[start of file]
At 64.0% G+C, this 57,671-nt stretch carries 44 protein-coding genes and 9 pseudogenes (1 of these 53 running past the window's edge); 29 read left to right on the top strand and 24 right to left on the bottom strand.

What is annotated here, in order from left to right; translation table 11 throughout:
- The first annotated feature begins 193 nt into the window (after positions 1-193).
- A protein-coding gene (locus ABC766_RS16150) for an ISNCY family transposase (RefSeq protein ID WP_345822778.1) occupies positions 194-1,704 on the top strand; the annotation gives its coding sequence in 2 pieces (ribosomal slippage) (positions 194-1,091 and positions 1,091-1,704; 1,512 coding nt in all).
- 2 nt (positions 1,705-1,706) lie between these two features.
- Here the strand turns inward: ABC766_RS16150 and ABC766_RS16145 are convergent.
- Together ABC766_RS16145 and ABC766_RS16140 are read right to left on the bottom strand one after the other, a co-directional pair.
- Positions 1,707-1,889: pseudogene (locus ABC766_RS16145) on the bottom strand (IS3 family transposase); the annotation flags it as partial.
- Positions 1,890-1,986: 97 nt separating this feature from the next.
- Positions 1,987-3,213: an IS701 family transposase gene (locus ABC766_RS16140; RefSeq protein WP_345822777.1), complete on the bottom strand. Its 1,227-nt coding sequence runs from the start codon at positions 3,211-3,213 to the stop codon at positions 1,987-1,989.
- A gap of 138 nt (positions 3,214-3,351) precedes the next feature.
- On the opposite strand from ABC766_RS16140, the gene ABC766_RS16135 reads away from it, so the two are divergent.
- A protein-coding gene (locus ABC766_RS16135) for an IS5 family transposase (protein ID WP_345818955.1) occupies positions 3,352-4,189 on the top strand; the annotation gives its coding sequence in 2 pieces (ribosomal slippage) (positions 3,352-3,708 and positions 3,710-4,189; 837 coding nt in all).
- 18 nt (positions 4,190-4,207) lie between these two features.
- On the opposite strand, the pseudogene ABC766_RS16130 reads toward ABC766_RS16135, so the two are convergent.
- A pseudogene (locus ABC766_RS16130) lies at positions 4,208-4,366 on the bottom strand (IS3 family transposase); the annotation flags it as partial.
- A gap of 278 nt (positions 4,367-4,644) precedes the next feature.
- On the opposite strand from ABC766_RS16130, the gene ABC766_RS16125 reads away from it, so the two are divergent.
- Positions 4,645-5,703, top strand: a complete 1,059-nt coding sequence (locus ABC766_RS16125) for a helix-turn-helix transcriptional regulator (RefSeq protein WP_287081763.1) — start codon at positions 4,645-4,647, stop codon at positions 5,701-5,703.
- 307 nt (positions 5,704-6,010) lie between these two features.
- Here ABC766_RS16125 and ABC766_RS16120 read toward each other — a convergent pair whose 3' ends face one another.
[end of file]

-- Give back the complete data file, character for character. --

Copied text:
At 64.0% G+C, this 57,671-nt stretch carries 44 protein-coding genes and 9 pseudogenes (1 of these 53 running past the window's edge); 29 read left to right on the top strand and 24 right to left on the bottom strand.

What is annotated here, in order from left to right; translation table 11 throughout:
- The first annotated feature begins 193 nt into the window (after positions 1-193).
- A protein-coding gene (locus ABC766_RS16150) for an ISNCY family transposase (RefSeq protein ID WP_345822778.1) occupies positions 194-1,704 on the top strand; the annotation gives its coding sequence in 2 pieces (ribosomal slippage) (positions 194-1,091 and positions 1,091-1,704; 1,512 coding nt in all).
- 2 nt (positions 1,705-1,706) lie between these two features.
- Here the strand turns inward: ABC766_RS16150 and ABC766_RS16145 are convergent.
- Together ABC766_RS16145 and ABC766_RS16140 are read right to left on the bottom strand one after the other, a co-directional pair.
- Positions 1,707-1,889: pseudogene (locus ABC766_RS16145) on the bottom strand (IS3 family transposase); the annotation flags it as partial.
- Positions 1,890-1,986: 97 nt separating this feature from the next.
- Positions 1,987-3,213: an IS701 family transposase gene (locus ABC766_RS16140; RefSeq protein WP_345822777.1), complete on the bottom strand. Its 1,227-nt coding sequence runs from the start codon at positions 3,211-3,213 to the stop codon at positions 1,987-1,989.
- A gap of 138 nt (positions 3,214-3,351) precedes the next feature.
- On the opposite strand from ABC766_RS16140, the gene ABC766_RS16135 reads away from it, so the two are divergent.
- A protein-coding gene (locus ABC766_RS16135) for an IS5 family transposase (protein ID WP_345818955.1) occupies positions 3,352-4,189 on the top strand; the annotation gives its coding sequence in 2 pieces (ribosomal slippage) (positions 3,352-3,708 and positions 3,710-4,189; 837 coding nt in all).
- 18 nt (positions 4,190-4,207) lie between these two features.
- On the opposite strand, the pseudogene ABC766_RS16130 reads toward ABC766_RS16135, so the two are convergent.
- A pseudogene (locus ABC766_RS16130) lies at positions 4,208-4,366 on the bottom strand (IS3 family transposase); the annotation flags it as partial.
- A gap of 278 nt (positions 4,367-4,644) precedes the next feature.
- On the opposite strand from ABC766_RS16130, the gene ABC766_RS16125 reads away from it, so the two are divergent.
- Positions 4,645-5,703, top strand: a complete 1,059-nt coding sequence (locus ABC766_RS16125) for a helix-turn-helix transcriptional regulator (RefSeq protein WP_287081763.1) — start codon at positions 4,645-4,647, stop codon at positions 5,701-5,703.
- 307 nt (positions 5,704-6,010) lie between these two features.
- Here ABC766_RS16125 and ABC766_RS16120 read toward each other — a convergent pair whose 3' ends face one another.